On last week’s episode of Epicenter Bitcoin, a show dedicated to the latest developments in the world of cryptocurrency, the co-creators of the Interledger Protocol (ILP) gave an extensive interview.
The conversation covered topics from the importance of distributed ledger technology to the patterns set by the early days of the internet.
The central problem, according to Stefan Thomas (Ripple CTO and ILP co-creator) and Evan Schwartz (Ripple Software Architect and ILP co-creator) is that there is currently no simple way to move money between ledgers. This is a problem most people have encountered in their daily lives: splitting the cost of lunch with a friend is followed by a flurry of questions on how money can be digitally transferred between them. “Do you have PayPal? Venmo? Bitcoin? Do any of us share a bank in common?” That search for a shared ledger often ends in disappointment and inconvenience.
All cryptocurrencies have protocols for communication, according to Schwartz. But the key problem is that in order to use the protocol for that currency, you must be plugged into the one network for that, with specific validators.
#Interledger is a network of networks. Tweet This
The solution to these problems is ILP. ILP has no ledgers of its own; it’s a protocol suite for interoperability between ledgers.
A “network of networks,” as Schwartz puts it, could be put to work for micropayments as well as billion-dollar distribution. One network could not easily serve both of those use cases, but a shared protocol could connect networks to one another, making it possible to transact at any level without ever considering the difference in ledgers, any more than than users of the internet today worry about sending emails from Gmail to Yahoo.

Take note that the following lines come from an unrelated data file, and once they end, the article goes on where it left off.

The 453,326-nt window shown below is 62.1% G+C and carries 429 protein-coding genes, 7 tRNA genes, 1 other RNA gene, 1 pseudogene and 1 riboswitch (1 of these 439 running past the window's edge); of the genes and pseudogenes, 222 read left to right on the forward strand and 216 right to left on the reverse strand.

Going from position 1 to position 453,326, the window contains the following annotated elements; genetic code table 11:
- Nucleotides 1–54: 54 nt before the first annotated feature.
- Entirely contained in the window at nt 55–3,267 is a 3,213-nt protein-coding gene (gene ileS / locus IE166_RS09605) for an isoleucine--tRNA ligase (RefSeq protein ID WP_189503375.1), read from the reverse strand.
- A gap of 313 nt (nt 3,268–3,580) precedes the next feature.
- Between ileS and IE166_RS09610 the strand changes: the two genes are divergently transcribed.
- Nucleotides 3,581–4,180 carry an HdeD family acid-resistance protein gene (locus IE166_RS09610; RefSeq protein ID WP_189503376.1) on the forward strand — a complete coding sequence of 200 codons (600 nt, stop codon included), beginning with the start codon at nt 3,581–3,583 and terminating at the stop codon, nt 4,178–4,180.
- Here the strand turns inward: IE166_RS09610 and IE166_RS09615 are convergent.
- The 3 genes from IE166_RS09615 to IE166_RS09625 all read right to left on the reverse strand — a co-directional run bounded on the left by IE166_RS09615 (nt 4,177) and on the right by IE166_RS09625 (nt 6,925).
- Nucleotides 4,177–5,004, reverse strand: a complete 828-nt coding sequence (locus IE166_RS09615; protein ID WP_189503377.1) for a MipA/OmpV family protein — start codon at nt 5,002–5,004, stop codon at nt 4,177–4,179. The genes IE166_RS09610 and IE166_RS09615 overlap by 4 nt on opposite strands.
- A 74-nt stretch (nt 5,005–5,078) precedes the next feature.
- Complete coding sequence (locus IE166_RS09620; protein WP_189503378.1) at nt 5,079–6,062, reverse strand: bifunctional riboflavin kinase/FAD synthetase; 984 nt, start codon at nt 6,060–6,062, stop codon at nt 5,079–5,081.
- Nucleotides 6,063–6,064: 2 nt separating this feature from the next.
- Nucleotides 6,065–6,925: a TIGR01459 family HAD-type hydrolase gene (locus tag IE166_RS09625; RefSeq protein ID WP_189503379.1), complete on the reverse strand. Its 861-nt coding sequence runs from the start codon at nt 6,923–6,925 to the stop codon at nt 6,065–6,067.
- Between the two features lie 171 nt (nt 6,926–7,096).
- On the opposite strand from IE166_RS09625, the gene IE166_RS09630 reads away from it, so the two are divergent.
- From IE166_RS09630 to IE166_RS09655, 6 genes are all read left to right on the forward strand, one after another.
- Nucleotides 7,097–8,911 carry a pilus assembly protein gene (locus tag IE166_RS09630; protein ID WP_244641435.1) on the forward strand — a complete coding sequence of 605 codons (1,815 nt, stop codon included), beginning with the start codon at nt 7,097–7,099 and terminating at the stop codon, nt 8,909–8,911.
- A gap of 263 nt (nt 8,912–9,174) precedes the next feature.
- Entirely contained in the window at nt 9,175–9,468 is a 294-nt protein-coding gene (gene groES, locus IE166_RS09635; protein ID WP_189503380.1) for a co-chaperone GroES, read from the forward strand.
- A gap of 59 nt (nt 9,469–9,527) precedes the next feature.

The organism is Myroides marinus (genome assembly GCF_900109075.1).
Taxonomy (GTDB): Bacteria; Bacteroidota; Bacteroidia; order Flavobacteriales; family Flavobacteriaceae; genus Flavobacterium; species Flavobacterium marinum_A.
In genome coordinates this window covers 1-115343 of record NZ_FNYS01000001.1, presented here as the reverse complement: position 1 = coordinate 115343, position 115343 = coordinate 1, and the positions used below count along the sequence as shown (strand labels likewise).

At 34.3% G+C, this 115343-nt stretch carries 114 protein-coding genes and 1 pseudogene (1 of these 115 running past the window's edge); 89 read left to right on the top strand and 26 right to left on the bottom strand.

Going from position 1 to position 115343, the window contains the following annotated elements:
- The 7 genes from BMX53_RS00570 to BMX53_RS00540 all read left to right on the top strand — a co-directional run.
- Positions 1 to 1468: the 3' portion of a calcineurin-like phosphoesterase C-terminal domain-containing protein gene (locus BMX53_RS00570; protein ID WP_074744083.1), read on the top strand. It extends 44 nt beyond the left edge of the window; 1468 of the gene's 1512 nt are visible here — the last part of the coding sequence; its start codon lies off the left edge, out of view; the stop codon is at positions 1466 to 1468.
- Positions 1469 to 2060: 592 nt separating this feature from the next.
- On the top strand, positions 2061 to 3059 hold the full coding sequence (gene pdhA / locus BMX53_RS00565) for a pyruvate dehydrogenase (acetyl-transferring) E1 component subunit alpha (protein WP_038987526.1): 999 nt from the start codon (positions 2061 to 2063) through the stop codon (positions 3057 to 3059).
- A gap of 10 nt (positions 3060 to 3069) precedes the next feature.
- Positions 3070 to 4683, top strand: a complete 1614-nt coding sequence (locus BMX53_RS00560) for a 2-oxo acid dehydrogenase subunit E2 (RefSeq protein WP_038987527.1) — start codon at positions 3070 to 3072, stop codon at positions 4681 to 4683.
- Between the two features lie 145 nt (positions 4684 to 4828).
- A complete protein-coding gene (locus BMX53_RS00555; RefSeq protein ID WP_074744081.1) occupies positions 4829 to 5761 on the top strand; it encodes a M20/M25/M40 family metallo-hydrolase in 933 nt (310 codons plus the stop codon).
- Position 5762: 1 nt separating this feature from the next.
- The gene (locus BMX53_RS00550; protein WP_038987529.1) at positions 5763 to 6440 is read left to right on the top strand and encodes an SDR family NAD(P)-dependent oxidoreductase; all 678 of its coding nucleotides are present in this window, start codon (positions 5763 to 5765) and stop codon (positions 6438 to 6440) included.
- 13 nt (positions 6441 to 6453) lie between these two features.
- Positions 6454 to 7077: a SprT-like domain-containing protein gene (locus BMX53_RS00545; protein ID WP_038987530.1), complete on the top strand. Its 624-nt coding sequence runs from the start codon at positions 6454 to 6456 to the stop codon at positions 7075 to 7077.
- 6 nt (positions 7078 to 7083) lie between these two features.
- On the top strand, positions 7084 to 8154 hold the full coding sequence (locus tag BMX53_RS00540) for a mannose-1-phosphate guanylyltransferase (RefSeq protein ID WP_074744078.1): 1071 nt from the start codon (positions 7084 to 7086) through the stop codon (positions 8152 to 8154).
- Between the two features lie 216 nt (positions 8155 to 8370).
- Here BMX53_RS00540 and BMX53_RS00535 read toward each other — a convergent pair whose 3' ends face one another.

Continually comparing ILP to the early internet, Thomas made an example of AOL users who clamored for more open web access despite the value of the network’s native services.
“Once the internet became a single global market, the most successful companies were the ones that stopped worrying about the size of their network, and stopped worrying about the added value they could provide. They started worrying about how they could be as efficient as possible and provide the best customer access to the internet.”
For a quicker experience of the video, choose from these key highlights:
- The origins of Interledger and how it came to be
- Security and the risk of DDoS attacks
- Micropayments and the coming explosion in payment volume
- Interledger’s work with W3C to create a neutral, open payments standard
- Estimates on the path and timeline to adoption
- Ripple’s role with ILP
- How you can get involved
This video provides an excellent primer for anyone who is interested in how ILP works, or wants to know how they can get involved.
For more information and resources, visit interledger.org.